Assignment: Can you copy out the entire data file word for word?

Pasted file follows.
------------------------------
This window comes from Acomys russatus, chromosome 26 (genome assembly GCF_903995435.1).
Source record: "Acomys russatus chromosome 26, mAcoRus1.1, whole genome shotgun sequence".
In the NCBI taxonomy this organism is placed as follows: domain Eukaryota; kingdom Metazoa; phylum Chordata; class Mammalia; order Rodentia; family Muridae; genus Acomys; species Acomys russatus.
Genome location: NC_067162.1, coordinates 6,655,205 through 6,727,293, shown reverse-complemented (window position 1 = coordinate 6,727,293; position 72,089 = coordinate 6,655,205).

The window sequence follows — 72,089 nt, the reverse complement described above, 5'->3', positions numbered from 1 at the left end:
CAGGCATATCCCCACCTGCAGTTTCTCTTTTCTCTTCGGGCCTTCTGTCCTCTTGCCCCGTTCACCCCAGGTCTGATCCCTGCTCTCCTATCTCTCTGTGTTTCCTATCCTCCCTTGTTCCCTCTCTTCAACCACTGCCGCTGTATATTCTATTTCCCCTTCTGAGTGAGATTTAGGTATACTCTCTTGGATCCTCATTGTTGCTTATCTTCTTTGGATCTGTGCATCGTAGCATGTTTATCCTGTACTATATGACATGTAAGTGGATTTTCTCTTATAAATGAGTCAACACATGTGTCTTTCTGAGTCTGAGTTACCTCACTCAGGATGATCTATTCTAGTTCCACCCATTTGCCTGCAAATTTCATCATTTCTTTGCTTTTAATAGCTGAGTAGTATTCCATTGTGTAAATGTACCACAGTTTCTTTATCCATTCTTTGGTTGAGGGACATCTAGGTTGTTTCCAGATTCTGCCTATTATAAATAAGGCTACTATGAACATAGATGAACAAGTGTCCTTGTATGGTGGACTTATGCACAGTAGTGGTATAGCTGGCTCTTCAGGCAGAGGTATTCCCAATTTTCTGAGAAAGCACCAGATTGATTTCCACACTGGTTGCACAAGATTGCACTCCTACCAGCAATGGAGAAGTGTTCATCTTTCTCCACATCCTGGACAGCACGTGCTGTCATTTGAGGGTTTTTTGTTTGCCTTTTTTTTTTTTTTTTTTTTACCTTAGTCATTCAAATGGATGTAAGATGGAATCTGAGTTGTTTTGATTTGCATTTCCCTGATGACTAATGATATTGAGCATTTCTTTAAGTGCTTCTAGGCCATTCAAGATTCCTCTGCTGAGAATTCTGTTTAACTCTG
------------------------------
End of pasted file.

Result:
This window comes from Acomys russatus, chromosome 26 (genome assembly GCF_903995435.1).
Source record: "Acomys russatus chromosome 26, mAcoRus1.1, whole genome shotgun sequence".
In the NCBI taxonomy this organism is placed as follows: domain Eukaryota; kingdom Metazoa; phylum Chordata; class Mammalia; order Rodentia; family Muridae; genus Acomys; species Acomys russatus.
Genome location: NC_067162.1, coordinates 6,655,205 through 6,727,293, shown reverse-complemented (window position 1 = coordinate 6,727,293; position 72,089 = coordinate 6,655,205).

The window sequence follows — 72,089 nt, the reverse complement described above, 5'->3', positions numbered from 1 at the left end:
CAGGCATATCCCCACCTGCAGTTTCTCTTTTCTCTTCGGGCCTTCTGTCCTCTTGCCCCGTTCACCCCAGGTCTGATCCCTGCTCTCCTATCTCTCTGTGTTTCCTATCCTCCCTTGTTCCCTCTCTTCAACCACTGCCGCTGTATATTCTATTTCCCCTTCTGAGTGAGATTTAGGTATACTCTCTTGGATCCTCATTGTTGCTTATCTTCTTTGGATCTGTGCATCGTAGCATGTTTATCCTGTACTATATGACATGTAAGTGGATTTTCTCTTATAAATGAGTCAACACATGTGTCTTTCTGAGTCTGAGTTACCTCACTCAGGATGATCTATTCTAGTTCCACCCATTTGCCTGCAAATTTCATCATTTCTTTGCTTTTAATAGCTGAGTAGTATTCCATTGTGTAAATGTACCACAGTTTCTTTATCCATTCTTTGGTTGAGGGACATCTAGGTTGTTTCCAGATTCTGCCTATTATAAATAAGGCTACTATGAACATAGATGAACAAGTGTCCTTGTATGGTGGACTTATGCACAGTAGTGGTATAGCTGGCTCTTCAGGCAGAGGTATTCCCAATTTTCTGAGAAAGCACCAGATTGATTTCCACACTGGTTGCACAAGATTGCACTCCTACCAGCAATGGAGAAGTGTTCATCTTTCTCCACATCCTGGACAGCACGTGCTGTCATTTGAGGGTTTTTTGTTTGCCTTTTTTTTTTTTTTTTTTTTACCTTAGTCATTCAAATGGATGTAAGATGGAATCTGAGTTGTTTTGATTTGCATTTCCCTGATGACTAATGATATTGAGCATTTCTTTAAGTGCTTCTAGGCCATTCAAGATTCCTCTGCTGAGAATTCTGTTTAACTCTG